Latino boomers generally had less education than non-Latino boomers, with noncitizens having the lowest education levels. Latino boomers also had lower levels of English ability than non-Latino boomers. Almost all U.S.-born Latino boomers reported being fluent in English (88 percent), compared to about half of naturalized citizens (44 percent) or those born in U.S. territories (56 percent). Noncitizen Latino boomers reported low rates of English fluency (21 percent) and were far more likely to be linguistically isolated (39 percent) than other Latino groups.

Latino boomers typically lived in larger households than non-Latino boomers (an average of 4.4 persons versus 3.2 persons) and were far more likely to live in large, multifamily buildings. This likelihood increased for noncitizen Latinos and Latinos born in U.S. territories. In addition, noncitizens were one-third as likely as Latinos born in the U.S. or its territories to live alone or with only a spouse; naturalized citizens were half as likely to live in this situation. Latino boomers were split almost evenly between owning and renting, whereas non-Latino boomers were much more likely to own their homes.

A majority of U.S.-born and naturalized Latino citizens owned theirhomes (67 percent and 65 percent, respectively), but most noncitizens and citizens born in U.S. territories were renters (57 percent and 55 percent, respectively). Latino boomers also spent more of their household income on costs associated with housing. Noncitizens and citizens born in the U.S. territories spent the largest proportion of their income on housing, with about one-third of each group spending more than 30 percent. Latino baby boomers were less likely than non-Latino boomers to have incomes above the poverty line. Within the Latino boomer population, citizens born in the U.S. and naturalized citizens had the highest average incomes, followed by those born in U.S. territories and noncitizens. Latino boomers were less likely than non-Latino boomers to receive any form of income (85 percent vs. 91 percent) and were less likely to be employed (64 percent vs. 78 percent). Fewer Latino than non-Latino boomers received income from wages, self-employment, interest, pensions and other sources while more Latino boomers received income from public assistance.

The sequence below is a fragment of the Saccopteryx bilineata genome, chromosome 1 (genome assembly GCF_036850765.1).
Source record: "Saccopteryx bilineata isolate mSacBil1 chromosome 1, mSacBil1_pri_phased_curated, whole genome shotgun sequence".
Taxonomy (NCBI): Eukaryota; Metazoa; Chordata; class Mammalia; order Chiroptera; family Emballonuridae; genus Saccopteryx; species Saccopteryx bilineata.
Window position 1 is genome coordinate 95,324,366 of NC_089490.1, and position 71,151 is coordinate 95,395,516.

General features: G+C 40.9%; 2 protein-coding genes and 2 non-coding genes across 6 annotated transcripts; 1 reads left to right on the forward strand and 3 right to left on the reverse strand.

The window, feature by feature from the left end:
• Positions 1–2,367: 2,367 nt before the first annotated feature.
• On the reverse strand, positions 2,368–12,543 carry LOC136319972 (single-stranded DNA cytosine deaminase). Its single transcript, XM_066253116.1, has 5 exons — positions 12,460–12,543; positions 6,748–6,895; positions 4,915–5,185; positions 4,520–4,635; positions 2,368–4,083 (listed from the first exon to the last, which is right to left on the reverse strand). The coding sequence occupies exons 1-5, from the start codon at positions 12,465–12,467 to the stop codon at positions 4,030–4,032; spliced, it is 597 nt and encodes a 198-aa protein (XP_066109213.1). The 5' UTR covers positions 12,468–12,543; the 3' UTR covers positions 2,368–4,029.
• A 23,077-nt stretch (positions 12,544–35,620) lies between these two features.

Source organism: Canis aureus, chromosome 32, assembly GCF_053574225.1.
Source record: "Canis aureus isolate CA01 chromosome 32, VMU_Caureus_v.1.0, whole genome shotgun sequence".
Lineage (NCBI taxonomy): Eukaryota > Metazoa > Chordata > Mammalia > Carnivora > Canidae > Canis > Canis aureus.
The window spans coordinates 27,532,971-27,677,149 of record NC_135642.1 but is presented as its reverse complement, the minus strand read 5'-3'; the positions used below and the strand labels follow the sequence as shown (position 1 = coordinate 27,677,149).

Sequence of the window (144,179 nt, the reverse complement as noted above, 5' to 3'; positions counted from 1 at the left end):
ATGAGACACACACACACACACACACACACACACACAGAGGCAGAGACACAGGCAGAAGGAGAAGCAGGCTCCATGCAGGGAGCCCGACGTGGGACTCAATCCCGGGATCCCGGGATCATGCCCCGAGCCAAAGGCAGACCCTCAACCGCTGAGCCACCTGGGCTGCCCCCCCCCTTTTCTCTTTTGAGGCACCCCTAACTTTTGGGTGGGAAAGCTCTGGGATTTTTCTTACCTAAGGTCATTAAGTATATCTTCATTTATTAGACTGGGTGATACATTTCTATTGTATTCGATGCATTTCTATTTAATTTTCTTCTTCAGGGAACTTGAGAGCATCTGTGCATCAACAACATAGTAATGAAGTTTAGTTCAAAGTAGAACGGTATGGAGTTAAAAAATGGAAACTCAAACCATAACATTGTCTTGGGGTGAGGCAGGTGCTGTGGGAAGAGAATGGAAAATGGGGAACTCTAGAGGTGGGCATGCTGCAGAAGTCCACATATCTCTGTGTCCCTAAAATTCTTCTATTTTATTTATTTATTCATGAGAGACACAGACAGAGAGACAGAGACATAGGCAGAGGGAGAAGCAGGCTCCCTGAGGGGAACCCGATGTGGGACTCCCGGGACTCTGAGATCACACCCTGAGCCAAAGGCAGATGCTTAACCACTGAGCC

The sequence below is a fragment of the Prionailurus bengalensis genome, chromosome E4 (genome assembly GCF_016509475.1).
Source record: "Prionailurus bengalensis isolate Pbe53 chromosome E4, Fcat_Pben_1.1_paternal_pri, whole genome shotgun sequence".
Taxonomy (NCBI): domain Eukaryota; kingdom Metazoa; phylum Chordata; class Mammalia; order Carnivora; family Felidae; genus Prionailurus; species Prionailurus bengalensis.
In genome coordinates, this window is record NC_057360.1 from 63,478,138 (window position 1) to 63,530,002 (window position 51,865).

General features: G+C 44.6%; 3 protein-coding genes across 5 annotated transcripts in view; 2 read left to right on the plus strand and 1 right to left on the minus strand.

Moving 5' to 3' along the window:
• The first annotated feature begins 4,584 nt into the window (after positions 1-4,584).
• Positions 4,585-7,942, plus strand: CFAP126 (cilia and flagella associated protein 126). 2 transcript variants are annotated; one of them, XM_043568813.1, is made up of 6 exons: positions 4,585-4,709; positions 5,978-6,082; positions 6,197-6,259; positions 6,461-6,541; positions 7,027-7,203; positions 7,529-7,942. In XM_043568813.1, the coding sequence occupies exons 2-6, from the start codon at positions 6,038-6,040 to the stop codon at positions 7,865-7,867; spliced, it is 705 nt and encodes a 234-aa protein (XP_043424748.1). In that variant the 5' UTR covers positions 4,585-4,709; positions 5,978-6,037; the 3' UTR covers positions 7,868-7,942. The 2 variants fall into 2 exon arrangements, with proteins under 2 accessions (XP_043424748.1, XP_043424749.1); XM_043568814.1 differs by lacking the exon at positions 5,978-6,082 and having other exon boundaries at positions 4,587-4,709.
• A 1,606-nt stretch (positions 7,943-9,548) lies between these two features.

Chon Noriega

The UCLA researchers found that Latinos rely on influential national and regional advocacy groups and service organizations to provide leadership and support on their behalf. These groups and organizations have had a substantial impact on a number of issues important to the Latino population in areas such as education, health, civil rights, affirmative action and immigration. They have protected Latinos’ rights and helped bring them into the mainstream of American political and socioeconomic life. But given the precarious position of Latino baby boomers and the current political debate about health care reform and the future of Social Security, Medicare and Medicaid, it has become increasingly important for advocacy groups and service organizations to address issues that have a bearing on the economic security of Latinos.

The UCLA researchers conclude with the following recommendations: All groups and organizations should be aware of the demographic shifts that are affecting U.S. society.

As information and data regarding the growing number of Latino baby boomers become available, groups and organizations should become better informed about the financial vulnerability of this population. Groups and organizations should determine how Latino baby boomers have relevance to their missions and should identify the needs that they can address.

Groups and organizations should then design programs that will meet the needs that have been identified. Programs should include those that can help Latino elders ensure their financial security through retirement programs, individual savings and home ownership. As part of their advocacy efforts, groups and organizations should also seek to strengthen Social Security by supporting reform that maintains adequate benefits and economic security in retirement.